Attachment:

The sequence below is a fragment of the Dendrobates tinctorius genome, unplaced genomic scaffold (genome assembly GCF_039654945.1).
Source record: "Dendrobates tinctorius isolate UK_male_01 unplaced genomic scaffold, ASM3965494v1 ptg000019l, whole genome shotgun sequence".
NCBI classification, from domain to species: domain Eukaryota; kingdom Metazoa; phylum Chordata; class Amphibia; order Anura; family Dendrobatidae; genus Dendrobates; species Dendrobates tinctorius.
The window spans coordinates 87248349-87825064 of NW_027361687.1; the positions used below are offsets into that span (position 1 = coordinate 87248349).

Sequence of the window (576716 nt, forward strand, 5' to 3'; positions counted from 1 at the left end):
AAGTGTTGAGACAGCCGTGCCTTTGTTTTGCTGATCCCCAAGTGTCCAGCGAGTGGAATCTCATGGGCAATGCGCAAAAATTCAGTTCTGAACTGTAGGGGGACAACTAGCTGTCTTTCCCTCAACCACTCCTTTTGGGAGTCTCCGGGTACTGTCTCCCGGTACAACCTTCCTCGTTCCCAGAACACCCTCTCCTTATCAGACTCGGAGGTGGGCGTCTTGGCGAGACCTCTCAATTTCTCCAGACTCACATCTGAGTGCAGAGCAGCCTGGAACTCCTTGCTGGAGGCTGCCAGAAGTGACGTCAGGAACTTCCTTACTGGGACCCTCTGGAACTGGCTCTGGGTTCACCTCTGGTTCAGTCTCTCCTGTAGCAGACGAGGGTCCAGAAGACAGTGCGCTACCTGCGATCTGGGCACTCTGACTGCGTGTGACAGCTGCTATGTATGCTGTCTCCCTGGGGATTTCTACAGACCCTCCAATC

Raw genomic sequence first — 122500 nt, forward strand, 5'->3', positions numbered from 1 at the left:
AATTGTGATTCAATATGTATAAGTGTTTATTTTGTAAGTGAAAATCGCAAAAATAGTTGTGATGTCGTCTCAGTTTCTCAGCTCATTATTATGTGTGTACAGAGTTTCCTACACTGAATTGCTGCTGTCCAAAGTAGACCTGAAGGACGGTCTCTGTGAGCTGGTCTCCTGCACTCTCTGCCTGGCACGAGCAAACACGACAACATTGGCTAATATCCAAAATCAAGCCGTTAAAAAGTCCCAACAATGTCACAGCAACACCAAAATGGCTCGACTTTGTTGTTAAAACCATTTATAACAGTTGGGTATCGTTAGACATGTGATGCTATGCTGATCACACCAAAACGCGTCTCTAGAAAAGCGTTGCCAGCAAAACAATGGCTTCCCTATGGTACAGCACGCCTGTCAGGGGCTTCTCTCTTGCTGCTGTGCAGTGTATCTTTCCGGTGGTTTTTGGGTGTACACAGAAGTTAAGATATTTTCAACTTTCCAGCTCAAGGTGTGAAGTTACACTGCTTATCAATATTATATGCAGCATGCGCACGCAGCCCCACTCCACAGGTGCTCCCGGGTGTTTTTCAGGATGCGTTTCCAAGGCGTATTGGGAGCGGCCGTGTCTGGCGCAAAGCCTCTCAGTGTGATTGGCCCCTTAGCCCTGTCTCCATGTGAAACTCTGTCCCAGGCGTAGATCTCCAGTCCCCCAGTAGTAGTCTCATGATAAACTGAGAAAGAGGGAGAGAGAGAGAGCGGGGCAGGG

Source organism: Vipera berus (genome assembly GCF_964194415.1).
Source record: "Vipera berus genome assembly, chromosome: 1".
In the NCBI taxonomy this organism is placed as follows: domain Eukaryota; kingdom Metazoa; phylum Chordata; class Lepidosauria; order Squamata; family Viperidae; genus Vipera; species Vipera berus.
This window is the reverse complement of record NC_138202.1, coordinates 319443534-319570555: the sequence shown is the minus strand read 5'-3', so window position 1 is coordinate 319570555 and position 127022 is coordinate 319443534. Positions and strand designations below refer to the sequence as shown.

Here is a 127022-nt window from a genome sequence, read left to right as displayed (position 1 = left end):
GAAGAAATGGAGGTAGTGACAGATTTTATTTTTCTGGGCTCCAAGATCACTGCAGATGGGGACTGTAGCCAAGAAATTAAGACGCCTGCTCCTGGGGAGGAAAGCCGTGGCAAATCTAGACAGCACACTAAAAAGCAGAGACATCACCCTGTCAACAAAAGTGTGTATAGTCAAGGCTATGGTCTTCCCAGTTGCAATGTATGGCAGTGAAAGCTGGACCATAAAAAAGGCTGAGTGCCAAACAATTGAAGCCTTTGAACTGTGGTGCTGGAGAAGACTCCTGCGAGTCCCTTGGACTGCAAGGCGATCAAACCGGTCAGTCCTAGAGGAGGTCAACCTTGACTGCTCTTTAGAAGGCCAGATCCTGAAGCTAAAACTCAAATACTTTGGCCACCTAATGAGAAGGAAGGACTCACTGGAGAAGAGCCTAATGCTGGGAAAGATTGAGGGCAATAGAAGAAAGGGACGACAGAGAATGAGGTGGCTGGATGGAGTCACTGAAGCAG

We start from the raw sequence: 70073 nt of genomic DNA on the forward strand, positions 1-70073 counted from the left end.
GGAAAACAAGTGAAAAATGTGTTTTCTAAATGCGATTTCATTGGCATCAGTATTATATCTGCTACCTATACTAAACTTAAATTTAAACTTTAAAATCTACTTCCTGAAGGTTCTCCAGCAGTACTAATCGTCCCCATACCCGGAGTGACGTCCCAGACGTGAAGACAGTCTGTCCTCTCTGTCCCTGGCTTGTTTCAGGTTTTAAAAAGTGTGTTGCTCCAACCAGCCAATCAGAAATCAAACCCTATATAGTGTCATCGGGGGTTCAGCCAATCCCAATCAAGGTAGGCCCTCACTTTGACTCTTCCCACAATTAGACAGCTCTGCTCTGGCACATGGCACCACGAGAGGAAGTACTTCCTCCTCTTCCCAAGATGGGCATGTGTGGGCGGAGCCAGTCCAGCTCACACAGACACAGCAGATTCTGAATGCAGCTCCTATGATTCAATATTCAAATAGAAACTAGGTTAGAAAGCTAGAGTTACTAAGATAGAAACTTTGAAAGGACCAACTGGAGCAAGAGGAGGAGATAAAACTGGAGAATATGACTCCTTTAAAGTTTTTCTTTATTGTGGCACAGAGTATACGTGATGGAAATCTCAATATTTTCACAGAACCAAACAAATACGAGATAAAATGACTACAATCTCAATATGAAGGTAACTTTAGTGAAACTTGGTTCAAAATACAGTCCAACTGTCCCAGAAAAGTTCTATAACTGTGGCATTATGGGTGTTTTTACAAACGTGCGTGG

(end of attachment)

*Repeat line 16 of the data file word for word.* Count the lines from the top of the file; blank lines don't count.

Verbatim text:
GGAAAACAAGTGAAAAATGTGTTTTCTAAATGCGATTTCATTGGCATCAGTATTATATCTGCTACCTATACTAAACTTAAATTTAAACTTTAAAATCTACTTCCTGAAGGTTCTCCAGCAGTACTAATCGTCCCCATACCCGGAGTGACGTCCCAGACGTGAAGACAGTCTGTCCTCTCTGTCCCTGGCTTGTTTCAGGTTTTAAAAAGTGTGTTGCTCCAACCAGCCAATCAGAAATCAAACCCTATATAGTGTCATCGGGGGTTCAGCCAATCCCAATCAAGGTAGGCCCTCACTTTGACTCTTCCCACAATTAGACAGCTCTGCTCTGGCACATGGCACCACGAGAGGAAGTACTTCCTCCTCTTCCCAAGATGGGCATGTGTGGGCGGAGCCAGTCCAGCTCACACAGACACAGCAGATTCTGAATGCAGCTCCTATGATTCAATATTCAAATAGAAACTAGGTTAGAAAGCTAGAGTTACTAAGATAGAAACTTTGAAAGGACCAACTGGAGCAAGAGGAGGAGATAAAACTGGAGAATATGACTCCTTTAAAGTTTTTCTTTATTGTGGCACAGAGTATACGTGATGGAAATCTCAATATTTTCACAGAACCAAACAAATACGAGATAAAATGACTACAATCTCAATATGAAGGTAACTTTAGTGAAACTTGGTTCAAAATACAGTCCAACTGTCCCAGAAAAGTTCTATAACTGTGGCATTATGGGTGTTTTTACAAACGTGCGTGG